I’m Ellamae from Va Va Womb and Mind Over MRKH. At 16 years old, I didn’t start my period and found out I had MRKH syndrome. I’ve teamed up with Evie at Cliterally the best to spread awareness of the condition, you are not alone!
What Is MRKH?
MRKH is a congenital (which means born with) condition that affects 1 in 5000 female babies born worldwide. MRKH stands for Mayer Rokitansky Kuster Hauser Syndrome and is named after the four medical professionals that discovered it.
It is under the wider umbrella of variations in sexual developments (VSD or DSD for differences).
MRKH is usually discovered in teenage years when periods do not start and you may notice difficulty with penetration (be it your fingers, or through penetrative sexual experiences)
Medical professionals will usually do physical examinations and further scans (MRI or Ultrasounds) to determine the diagnosis.
People with MRKH type 1 all have a variation of an underdeveloped reproductive system- so an underdeveloped or completely absent womb, cervix and vagina.
Ovaries, vulva and clitoris are not affected hence it can go unnoticed until puberty. It varies in each person with MRKH, so some people may have uterine remnants or uterine horns, and others may have no uterus at all, and some with MRKH may have a fully formed vaginal canal whereas others may have no vaginal canal at all.
MRKH is also known as Mullerian agenesis as the Mullerian ducts (at embryo stage) do not form properly. As people with MRKH have normal ovary development and they have typical XX female chromosomes – although it’s important to remember that body parts and chromosomes do not define gender, just biology. It means that they still may go through the majority of the menstrual cycle but just no monthly bleed and during ovulation, the egg will disappear into the pelvic cavity.
MRKH & Pleasure
There are some paths people with MRKH may take to help them with creating a vaginal canal if they want to have penetrative sex.
The vagina, even with MRKH, is still a powerful muscle! Some will choose to do vaginal dilating, which is the process of slowly stretching the vagina over time. Others may choose different types of surgery, so creating a vagina then dilating, and lots of people with MRKH may choose to leave their body as it is or do it naturally through self-pleasure or sex.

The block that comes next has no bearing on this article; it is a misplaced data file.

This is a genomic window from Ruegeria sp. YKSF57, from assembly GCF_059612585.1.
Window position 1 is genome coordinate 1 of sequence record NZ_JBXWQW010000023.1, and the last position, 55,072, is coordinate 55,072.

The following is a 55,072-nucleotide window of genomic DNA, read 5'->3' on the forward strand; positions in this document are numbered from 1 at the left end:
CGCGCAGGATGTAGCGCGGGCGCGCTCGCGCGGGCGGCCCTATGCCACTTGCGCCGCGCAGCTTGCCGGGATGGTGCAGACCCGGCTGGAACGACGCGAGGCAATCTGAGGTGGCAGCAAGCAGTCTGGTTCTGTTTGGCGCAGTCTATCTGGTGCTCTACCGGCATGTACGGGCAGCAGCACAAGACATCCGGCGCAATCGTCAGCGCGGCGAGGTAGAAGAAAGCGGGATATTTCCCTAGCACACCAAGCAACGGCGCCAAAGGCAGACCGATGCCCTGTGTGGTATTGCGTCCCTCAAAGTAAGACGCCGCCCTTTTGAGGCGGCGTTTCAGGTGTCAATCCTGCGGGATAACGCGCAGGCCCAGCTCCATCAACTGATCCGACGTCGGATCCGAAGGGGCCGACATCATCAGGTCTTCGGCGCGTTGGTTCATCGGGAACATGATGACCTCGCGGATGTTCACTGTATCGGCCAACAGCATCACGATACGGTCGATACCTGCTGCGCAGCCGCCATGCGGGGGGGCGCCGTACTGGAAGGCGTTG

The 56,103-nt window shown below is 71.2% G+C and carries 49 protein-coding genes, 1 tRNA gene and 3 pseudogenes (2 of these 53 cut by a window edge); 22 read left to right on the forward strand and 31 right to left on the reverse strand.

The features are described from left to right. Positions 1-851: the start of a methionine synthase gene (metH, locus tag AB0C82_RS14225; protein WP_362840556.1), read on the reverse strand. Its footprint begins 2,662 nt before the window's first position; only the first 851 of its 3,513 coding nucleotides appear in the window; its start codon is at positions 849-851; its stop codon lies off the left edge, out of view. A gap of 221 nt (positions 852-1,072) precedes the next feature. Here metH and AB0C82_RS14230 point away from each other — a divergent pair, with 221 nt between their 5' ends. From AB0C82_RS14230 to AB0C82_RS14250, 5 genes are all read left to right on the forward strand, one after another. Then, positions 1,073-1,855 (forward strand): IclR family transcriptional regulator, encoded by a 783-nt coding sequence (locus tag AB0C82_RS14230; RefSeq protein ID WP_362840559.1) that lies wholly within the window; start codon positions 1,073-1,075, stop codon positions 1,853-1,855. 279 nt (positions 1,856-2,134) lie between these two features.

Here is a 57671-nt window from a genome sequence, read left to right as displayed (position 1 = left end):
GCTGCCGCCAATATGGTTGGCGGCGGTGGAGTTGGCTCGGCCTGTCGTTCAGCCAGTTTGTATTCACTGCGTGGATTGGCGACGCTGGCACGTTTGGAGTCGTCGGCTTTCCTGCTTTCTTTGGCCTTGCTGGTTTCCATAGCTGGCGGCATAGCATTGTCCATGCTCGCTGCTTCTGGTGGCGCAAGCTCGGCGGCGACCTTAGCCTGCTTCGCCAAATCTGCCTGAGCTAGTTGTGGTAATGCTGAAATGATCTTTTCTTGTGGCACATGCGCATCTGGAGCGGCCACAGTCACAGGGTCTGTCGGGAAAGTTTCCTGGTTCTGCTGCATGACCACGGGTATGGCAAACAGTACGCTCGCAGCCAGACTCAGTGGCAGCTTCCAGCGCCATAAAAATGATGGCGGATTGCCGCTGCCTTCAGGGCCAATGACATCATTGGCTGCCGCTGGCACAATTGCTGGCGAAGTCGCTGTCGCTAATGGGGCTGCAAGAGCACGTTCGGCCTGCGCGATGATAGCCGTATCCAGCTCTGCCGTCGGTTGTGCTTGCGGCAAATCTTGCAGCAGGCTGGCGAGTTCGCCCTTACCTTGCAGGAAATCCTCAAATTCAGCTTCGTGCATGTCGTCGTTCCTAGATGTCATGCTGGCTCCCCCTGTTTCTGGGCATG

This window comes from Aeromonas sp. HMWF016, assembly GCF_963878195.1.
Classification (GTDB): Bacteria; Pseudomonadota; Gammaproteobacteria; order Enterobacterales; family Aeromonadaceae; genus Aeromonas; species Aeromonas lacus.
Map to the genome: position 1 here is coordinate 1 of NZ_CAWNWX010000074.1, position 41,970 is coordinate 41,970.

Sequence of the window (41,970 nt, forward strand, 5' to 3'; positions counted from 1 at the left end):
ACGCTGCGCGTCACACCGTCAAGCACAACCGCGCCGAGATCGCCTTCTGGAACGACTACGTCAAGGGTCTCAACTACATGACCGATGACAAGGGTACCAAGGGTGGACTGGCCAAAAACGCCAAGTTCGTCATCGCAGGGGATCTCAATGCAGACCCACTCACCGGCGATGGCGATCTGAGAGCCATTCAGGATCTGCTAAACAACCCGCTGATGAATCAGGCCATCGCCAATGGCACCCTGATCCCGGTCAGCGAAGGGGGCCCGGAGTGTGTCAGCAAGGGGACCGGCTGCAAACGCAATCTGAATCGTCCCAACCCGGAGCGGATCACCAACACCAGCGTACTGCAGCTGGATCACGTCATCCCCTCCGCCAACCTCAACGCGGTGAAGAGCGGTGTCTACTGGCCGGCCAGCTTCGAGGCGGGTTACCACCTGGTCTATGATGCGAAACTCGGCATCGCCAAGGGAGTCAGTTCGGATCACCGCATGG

There is no rush with deciding, cross that bridge when you want to explore what is right for you.
It’s important to note that although the vaginal canal is shorter or absent, with clitoral stimulation people with MRKH can still have sex (Which is not just penetrative) and can still orgasm, and as they still have Bartholin glands at the entrance to the vagina it means it’s still possible to get natural lubrication when aroused.
The myth of the hymen is also an important awareness for people with MRKH as within different cultures dilating can be seen as sex, but it’s not.
Losing your virginity is a myth and dilating does not mean you have lost your virginity.
MRKH & Fertility
It’s really important to know that you are not broken, you do not need to be fixed and if you choose to do anything to your body it must be for you, in your own time, and not for anyone else. You are whole, enough and worthy.
As people with MRKH have ovaries, they can have their own biological children via gestational surrogacy, or some hopeful parents who have MRKH may choose to adopt.
IVF funding is quite rare due to the ethics of surrogacy- similar to same-sex couples, so make sure you seek advice from Surrogacy UK if you want to explore parenthood and MRKH.
Head to Mind Over MRKH for more MRKH content and resources which is a platform linked to Va Va Womb. Mind Over MRKH aims to support people with things like sex, pleasure and mindfulness, but it’s also got plenty of resources that can support people with disclosure and navigating their life through living with MRKH.
Head to MRKH Connect to find people with MRKH near you and an online forum- MRKH Connect is a U.K Charity.